The Invisible Fourth Category

 
Most nonfarmers are intimate with animal life only in three categories: people; pets (i.e. junior people); and wildlife (as seen on nature shows, presumed beautiful and rare). Purposely beheading any of the above is unthinkable, for obvious reasons. No other categories present themselves at close range for consideration.
Barbara Kingsolver, From Animal, Vegetable, Miracle
 
The book from which this quote was taken is excellent and I highly recommend it.  In it Kingsolver, a novelist who writes beautifully, tells the story of her family’s one year experiment of eating only food they raised themselves or bought locally.  It is full of wisdom and wit.
 
The quote is from a somewhat controversial section of the book in which she defends the raising of animals for food.  She and her family had given up eating meat for years in order to avoid participation in the cruel and disgusting practices of the meat industry.  They only resumed eating meat when they were able to raise the animals themselves or get their meat from local farmers who raise them humanely and sustainably.
 
I can relate to their journey.  Cherie is a vegetarian and has been one most of her adult life.  For the past eight years or so I have only eaten meat from animals raised or hunted on this farm.
 
Over the years I have had many people say to me something like, “I could never eat an animal that I raised.  I don’t see how you can do that.”  Or words to that effect.  Not one person who has ever said that to me was a vegetarian.  Every single one of them, too sensitive to know the animals they eat, is complicit in the cruelty and horrors of industrial agriculture.  By their refusal to first look at the animals they eat, they give a blank check to the industry to treat those animals as cruelly as they like.  They protect their own sensitivity at the expense of the animals.  It is ironic that although by their words they suggest they are more compassionate than me, the animals they eat surely wouldn’t agree with that assessment.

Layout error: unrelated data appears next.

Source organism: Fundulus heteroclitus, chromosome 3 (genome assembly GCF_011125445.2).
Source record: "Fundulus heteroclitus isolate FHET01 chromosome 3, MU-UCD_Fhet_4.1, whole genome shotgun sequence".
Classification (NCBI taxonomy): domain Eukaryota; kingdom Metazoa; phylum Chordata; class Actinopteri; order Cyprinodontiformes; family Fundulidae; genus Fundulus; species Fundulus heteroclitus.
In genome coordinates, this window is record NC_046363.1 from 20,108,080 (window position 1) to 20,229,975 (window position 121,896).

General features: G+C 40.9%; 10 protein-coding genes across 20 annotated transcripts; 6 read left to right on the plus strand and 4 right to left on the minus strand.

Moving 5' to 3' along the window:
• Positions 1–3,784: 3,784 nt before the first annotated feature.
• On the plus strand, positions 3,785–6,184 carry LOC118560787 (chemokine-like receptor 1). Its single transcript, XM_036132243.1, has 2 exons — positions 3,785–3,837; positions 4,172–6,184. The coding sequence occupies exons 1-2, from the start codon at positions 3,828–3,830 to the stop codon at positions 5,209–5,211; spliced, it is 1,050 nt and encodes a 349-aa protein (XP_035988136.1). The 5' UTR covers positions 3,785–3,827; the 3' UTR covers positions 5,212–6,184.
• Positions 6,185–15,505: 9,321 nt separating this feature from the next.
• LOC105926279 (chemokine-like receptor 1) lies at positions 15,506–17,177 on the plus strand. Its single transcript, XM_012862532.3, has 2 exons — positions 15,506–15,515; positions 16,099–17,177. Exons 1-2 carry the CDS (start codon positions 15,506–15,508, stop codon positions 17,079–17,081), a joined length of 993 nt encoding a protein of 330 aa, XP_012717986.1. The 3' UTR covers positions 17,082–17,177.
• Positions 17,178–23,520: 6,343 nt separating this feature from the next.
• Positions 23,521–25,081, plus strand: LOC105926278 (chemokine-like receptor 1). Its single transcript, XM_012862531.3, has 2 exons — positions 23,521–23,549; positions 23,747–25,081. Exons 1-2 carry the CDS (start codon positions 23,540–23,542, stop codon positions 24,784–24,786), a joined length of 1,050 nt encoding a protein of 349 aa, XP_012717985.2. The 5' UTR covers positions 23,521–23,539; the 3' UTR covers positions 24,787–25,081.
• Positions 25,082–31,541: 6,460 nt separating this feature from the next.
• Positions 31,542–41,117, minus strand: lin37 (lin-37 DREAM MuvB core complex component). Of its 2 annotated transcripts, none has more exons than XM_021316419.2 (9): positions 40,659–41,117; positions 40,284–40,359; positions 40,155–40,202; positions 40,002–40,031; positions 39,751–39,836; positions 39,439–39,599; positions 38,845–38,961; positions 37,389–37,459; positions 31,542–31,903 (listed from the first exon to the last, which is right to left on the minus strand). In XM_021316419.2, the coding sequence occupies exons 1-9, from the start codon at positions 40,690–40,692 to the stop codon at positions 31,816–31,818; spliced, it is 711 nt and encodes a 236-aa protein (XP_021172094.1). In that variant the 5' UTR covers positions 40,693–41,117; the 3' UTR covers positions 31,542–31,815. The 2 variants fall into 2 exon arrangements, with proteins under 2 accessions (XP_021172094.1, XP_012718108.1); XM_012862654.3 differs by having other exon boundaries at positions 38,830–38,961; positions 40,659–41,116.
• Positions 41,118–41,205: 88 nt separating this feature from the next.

I don’t mean that to sound harsh.  I don’t believe that any of those people are intending that to be a consequence of their actions.  But the fact remains that by staying willfully ignorant of the lives of the animals they eat, such folks insure their suffering and abuse.
 
We take our animal husbandry duties very seriously.  We do not slaughter animals on an assembly line and on those occasions when slaughter is necessary it is done humanely and with reverence and gratitude.
 
I deeply respect those who choose to refrain from eating meat.  I also respect those who eat meat, and are careful to make sure they are doing so ethically.  For everyone else (the vast majority of eaters in our culture) I can only continue to hope that they will come to reflect on the lives of the animals they eat, and consider whether they are profiting and perpetuating a system of which they would probably not approve, were they conscious of it.
 
As Wendell Berry has written:
 
A significant part of the pleasure of eating is in one’s accurate consciousness of the lives and the world from which food comes….
 
Though I am by no means a vegetarian, I dislike the thought that some animal has been made miserable in order to feed me. If I am going to eat meat, I want it to be from an animal that has lived a pleasant, uncrowded life outdoors, on bountiful pasture, with good water nearby and trees for shade.
 
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